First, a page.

MERRILLVILLE | In a surgical suite Thursday at the Methodist Hospitals Southlake Campus, Dr. Tyler Emley peeled the skin off a grape.
He was sitting a few feet away, with his back to the cluster of fruit.
Emley, a urologist, was at the controls of the hospital's new da Vinci Si Surgical System, an advanced robotic surgical technology, to separate the grape skin from its fruity flesh.
The system, which costs between $1.5 million and $2 million, allows surgeons to perform minimally invasive surgery with smaller incisions, resulting in fewer complications, shorter recovery time, less pain and less blood loss.
"With the da Vinci Si, we will not only be able to offer the most advanced minimally invasive solutions for urology and gynecology, but also in colorectal surgery and thoracic and cardiac surgery as well," said Ian McFadden, president and CEO of Methodist Hospitals.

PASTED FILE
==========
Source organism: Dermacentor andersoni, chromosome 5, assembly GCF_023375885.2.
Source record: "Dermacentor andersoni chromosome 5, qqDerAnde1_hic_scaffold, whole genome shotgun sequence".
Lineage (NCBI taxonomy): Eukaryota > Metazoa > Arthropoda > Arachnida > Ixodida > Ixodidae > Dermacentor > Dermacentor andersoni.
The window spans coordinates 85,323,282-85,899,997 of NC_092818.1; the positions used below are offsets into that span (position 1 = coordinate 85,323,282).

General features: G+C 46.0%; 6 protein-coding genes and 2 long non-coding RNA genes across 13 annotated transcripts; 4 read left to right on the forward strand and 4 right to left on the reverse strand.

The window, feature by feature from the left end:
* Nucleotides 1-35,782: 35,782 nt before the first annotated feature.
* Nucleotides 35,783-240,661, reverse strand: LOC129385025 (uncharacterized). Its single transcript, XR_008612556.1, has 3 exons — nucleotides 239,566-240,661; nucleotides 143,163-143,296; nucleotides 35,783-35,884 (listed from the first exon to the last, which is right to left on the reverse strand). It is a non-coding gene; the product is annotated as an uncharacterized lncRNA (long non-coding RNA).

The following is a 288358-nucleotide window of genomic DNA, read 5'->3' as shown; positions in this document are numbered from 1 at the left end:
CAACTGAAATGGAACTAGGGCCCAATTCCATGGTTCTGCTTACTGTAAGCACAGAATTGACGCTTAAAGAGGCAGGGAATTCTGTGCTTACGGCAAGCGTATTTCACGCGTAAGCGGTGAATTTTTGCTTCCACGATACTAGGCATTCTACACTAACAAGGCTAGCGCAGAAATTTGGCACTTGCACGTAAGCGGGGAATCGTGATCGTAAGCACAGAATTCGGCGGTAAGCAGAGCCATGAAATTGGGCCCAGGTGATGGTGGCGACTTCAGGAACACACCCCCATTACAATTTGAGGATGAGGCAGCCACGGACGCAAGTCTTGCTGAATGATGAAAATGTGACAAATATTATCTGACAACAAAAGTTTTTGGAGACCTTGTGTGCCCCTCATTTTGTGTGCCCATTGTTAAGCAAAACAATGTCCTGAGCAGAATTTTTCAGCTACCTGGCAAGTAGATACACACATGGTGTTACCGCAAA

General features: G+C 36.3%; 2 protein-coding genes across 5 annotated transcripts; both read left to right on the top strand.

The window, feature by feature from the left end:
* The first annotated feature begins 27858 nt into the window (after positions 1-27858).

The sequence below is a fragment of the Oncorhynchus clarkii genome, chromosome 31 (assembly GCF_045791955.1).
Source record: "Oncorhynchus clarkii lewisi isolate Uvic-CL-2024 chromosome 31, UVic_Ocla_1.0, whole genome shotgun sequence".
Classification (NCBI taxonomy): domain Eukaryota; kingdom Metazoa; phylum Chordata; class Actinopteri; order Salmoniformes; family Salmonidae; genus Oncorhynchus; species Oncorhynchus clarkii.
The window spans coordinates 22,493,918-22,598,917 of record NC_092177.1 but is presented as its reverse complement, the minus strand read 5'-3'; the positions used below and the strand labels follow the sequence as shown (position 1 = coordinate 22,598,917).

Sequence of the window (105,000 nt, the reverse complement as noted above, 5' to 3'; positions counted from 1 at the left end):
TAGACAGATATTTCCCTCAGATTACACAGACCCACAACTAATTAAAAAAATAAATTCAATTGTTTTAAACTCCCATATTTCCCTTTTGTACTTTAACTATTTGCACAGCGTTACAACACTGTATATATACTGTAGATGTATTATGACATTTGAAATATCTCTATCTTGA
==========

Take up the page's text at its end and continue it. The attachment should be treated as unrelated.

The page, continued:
The instruments mimic the surgeon's behavior, while removing the hand tremor, said Kurt Klepsch, Intuitive Surgical clinical sales representative.
Dr. Perkin Stang, division chief of obstetrics and gynecology, said a lot of patients are requesting this type of surgery, although some are hesitant about being operated via robot.
"I assure them a robot does not do the surgery," Stang said.
It still takes good surgeons to work the equipment, he said.
"People don't have to drive to Chicago or Cleveland Clinic or anywhere," he said. "They can come right here."
McFadden said the new equipment is part of Methodist's ongoing initiative to bring cutting-edge technology to the region.
Courtesy of the Times.